“The world awaits your unique contributions, and I have no doubt that each one of you will leave an indelible mark,” he said.

The Vice-Chancellor of UMaT, Professor Richard Kwasi Amankwah, outlined the school’s efforts at supporting responsible mining.

He said in the year under review, the university observed the Sustainable Small-scale Mining Awareness Day on June 2 by engaging the Akoon Community Mine to create awareness of the need to adopt sustainable and environmentally friendly methods in artisanal and small-scale mining.

To promote skills development in mineral-rich communities, the university teamed up with the Bibiani Community to operationalise the Bibiani Community School to build the capacity and prepare community members to take up professional jobs in the mining and minerals industry.

n addition to that, Prof. Amankwah said the university organised its annual innovation and career fair to promote innovation among the students.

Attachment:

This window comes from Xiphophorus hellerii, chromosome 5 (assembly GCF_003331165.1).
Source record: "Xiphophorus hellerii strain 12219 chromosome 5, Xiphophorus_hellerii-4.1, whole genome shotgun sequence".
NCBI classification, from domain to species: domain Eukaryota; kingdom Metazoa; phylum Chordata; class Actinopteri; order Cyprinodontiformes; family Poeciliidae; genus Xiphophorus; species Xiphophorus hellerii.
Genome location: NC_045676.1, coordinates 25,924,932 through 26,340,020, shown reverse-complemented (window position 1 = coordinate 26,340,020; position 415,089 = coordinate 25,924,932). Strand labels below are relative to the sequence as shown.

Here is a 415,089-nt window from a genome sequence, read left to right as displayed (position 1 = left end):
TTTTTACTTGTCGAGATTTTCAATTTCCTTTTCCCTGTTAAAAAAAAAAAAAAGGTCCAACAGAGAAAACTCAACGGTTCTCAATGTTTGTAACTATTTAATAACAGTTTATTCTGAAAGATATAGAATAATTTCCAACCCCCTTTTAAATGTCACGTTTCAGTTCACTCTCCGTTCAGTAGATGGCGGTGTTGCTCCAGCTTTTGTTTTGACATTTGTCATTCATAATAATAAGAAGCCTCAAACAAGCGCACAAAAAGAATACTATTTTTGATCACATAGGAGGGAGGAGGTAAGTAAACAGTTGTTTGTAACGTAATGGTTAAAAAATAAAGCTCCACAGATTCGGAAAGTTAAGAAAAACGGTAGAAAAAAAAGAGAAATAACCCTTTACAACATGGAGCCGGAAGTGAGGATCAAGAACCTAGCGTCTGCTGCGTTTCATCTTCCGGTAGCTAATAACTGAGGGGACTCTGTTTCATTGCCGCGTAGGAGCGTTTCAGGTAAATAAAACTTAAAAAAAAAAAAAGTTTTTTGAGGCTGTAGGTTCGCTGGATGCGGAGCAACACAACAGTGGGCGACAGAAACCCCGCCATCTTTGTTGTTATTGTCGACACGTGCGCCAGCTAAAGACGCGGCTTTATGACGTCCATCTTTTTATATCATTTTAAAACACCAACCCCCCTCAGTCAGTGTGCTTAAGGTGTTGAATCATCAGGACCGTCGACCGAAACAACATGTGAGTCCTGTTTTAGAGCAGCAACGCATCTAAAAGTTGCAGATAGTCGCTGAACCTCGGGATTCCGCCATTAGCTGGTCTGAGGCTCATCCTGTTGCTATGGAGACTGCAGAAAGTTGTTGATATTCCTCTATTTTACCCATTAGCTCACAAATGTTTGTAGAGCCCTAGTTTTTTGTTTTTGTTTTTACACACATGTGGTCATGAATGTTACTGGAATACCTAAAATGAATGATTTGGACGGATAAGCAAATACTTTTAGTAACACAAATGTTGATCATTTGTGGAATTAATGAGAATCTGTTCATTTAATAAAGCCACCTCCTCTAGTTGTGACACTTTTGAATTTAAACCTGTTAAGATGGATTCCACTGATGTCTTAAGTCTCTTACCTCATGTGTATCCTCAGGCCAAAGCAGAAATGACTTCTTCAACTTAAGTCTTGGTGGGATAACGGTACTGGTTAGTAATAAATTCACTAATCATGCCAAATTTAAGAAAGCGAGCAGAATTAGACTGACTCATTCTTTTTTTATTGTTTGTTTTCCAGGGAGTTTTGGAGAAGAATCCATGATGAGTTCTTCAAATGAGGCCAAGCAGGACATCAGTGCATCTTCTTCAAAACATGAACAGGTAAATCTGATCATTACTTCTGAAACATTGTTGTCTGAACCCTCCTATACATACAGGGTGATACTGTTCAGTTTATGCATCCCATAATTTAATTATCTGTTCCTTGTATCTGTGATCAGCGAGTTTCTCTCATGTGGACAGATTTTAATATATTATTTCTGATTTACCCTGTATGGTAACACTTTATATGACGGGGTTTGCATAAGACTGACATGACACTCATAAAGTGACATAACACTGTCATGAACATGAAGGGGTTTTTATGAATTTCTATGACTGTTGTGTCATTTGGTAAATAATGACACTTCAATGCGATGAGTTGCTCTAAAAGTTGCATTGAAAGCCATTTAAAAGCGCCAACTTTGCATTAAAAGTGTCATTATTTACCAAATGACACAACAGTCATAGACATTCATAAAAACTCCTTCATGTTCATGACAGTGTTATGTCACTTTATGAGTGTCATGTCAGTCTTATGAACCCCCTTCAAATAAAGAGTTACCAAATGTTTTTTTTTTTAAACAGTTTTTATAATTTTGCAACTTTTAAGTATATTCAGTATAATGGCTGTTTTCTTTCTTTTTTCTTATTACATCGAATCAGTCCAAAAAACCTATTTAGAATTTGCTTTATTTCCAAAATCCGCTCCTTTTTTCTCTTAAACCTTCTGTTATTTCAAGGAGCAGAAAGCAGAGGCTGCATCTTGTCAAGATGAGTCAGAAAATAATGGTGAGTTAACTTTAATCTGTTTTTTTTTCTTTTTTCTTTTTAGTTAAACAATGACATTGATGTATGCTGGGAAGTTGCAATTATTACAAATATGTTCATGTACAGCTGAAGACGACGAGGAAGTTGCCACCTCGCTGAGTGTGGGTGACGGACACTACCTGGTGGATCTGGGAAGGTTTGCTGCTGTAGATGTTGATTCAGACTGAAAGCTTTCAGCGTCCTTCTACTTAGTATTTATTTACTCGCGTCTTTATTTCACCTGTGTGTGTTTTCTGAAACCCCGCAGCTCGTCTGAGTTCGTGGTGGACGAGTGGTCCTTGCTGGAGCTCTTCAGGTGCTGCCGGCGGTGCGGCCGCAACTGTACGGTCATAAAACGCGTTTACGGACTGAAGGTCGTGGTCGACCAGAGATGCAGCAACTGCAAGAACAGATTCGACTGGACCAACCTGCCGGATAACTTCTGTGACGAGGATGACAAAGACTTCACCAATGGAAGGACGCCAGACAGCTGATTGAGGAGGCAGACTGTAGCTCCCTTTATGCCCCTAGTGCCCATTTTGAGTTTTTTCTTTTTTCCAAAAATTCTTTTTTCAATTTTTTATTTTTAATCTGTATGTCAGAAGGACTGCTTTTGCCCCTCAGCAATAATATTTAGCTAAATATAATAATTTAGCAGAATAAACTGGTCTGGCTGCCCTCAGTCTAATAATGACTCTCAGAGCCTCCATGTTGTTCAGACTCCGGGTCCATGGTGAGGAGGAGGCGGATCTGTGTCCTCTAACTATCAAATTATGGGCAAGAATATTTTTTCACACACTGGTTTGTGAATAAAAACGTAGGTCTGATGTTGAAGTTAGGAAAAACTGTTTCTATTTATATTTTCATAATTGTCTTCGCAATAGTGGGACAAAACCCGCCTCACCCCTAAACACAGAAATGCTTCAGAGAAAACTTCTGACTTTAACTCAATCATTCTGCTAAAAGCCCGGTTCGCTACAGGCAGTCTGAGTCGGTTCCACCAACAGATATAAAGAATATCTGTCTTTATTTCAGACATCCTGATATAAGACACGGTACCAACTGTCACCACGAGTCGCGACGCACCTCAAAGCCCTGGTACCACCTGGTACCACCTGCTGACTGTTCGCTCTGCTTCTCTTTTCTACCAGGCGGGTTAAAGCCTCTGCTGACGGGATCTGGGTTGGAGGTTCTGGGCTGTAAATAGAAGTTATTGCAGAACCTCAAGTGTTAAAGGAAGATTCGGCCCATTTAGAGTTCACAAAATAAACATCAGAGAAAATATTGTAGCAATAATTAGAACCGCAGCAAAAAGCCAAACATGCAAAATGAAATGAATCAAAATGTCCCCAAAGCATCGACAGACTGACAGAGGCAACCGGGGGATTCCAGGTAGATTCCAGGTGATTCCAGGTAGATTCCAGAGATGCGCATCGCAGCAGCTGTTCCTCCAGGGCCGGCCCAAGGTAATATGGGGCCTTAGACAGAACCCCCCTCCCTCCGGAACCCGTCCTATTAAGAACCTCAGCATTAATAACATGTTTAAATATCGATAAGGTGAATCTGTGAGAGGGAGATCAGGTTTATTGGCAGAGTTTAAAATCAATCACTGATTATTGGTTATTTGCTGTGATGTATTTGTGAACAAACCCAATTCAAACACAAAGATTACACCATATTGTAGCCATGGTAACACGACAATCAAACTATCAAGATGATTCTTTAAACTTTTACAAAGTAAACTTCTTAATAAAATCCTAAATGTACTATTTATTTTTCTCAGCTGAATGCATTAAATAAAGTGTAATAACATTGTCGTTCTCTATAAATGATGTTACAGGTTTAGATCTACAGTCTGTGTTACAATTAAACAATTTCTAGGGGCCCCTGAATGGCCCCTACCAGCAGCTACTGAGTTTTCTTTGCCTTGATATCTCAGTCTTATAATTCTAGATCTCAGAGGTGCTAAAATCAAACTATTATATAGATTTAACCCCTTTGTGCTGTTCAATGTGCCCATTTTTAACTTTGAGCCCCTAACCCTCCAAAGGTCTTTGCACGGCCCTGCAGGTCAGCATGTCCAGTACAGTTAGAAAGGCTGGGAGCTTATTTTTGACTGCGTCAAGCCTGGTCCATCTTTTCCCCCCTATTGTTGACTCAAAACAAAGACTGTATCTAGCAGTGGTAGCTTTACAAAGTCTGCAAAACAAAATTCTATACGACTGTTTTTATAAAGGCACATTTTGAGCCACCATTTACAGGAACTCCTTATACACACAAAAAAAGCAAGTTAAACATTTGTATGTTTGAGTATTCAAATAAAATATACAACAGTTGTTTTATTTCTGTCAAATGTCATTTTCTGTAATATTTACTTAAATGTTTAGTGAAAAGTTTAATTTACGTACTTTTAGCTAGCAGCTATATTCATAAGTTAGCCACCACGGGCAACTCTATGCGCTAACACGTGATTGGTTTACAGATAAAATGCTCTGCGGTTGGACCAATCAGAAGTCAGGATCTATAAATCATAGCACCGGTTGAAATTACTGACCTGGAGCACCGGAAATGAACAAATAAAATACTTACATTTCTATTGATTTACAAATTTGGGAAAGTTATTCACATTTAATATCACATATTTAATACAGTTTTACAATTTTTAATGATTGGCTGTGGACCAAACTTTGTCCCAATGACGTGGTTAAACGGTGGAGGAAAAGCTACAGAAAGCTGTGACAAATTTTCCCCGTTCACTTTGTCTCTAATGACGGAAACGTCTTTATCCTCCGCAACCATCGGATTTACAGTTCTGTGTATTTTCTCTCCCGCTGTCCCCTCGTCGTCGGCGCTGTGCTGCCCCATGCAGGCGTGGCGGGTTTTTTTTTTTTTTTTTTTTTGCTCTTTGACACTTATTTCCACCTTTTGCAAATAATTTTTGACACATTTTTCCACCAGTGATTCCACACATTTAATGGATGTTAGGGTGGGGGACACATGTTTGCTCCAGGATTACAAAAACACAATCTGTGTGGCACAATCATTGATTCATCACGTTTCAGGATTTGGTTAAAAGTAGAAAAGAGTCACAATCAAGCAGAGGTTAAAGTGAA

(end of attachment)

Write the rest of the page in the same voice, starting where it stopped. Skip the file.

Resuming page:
As part of the university’s corporate social responsibility, he added that UMaT would develop and donate two motorised wheelchairs from the fair to the Tarkwa Municipal Hospital in due course.

Awards

The Overall Best Graduating Student award went to Abdul-Rahman Ishaak; the Victoria E. Frempong’s Memorial Award for the Best Graduating Female Student went to Maame Boaduwaa Kwakye-Tannor, with Arch Dr Ekow Sam’s Award for the most disciplined graduating student going to Abdullah Bello Muhammed.

The Academic and Student Affairs Award for best international male graduating student was picked up by Cherif Bah, the best international female graduating student went to Rokia Dembélé, the Prof. Daniel Mireku-Gyimah Award for Best Mining postgraduate student was won by Richard Gyebuni, while the GRASAG Award for Best Postgraduate Student went to Emmanuel Seckley.

For staff, the Best Worker award, Senior Staff, went to Hermas Abaah Akolgo, while the Junior Staff category went to Roland Blisette.